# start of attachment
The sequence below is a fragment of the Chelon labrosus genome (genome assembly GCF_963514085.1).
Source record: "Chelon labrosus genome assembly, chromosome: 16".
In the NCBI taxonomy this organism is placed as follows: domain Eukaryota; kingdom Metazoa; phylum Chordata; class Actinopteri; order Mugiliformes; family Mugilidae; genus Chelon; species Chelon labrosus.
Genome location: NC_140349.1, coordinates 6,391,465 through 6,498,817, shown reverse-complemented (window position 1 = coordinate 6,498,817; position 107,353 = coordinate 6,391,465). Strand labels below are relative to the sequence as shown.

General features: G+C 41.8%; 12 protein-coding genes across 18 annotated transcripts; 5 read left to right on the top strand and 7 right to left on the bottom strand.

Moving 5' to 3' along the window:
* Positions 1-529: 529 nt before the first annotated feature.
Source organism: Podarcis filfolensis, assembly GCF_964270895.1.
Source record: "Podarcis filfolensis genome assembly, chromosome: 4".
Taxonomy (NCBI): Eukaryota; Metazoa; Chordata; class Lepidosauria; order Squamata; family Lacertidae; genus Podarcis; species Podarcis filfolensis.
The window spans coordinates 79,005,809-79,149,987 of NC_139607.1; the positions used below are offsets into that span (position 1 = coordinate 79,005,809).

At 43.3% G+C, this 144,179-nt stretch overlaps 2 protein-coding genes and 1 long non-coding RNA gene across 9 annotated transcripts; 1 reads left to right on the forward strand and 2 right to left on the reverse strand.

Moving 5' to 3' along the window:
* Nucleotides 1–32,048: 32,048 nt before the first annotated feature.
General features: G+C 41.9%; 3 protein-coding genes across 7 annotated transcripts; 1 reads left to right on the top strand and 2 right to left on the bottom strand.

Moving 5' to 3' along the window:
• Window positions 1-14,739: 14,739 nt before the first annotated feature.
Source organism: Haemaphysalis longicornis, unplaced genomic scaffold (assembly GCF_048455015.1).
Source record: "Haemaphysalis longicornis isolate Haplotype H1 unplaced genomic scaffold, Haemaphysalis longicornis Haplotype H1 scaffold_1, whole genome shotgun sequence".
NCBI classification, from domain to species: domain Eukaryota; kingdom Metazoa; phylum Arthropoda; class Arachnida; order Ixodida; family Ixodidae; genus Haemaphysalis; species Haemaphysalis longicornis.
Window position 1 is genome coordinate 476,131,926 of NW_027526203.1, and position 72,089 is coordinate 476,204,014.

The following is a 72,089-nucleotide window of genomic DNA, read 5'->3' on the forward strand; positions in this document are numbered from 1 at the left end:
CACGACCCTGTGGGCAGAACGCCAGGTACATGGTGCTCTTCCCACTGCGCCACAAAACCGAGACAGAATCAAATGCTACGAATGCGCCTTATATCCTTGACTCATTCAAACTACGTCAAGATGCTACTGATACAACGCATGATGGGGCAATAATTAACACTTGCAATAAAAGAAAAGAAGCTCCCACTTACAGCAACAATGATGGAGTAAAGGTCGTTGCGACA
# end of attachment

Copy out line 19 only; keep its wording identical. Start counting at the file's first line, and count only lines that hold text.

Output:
Source record: "Haemaphysalis longicornis isolate Haplotype H1 unplaced genomic scaffold, Haemaphysalis longicornis Haplotype H1 scaffold_1, whole genome shotgun sequence".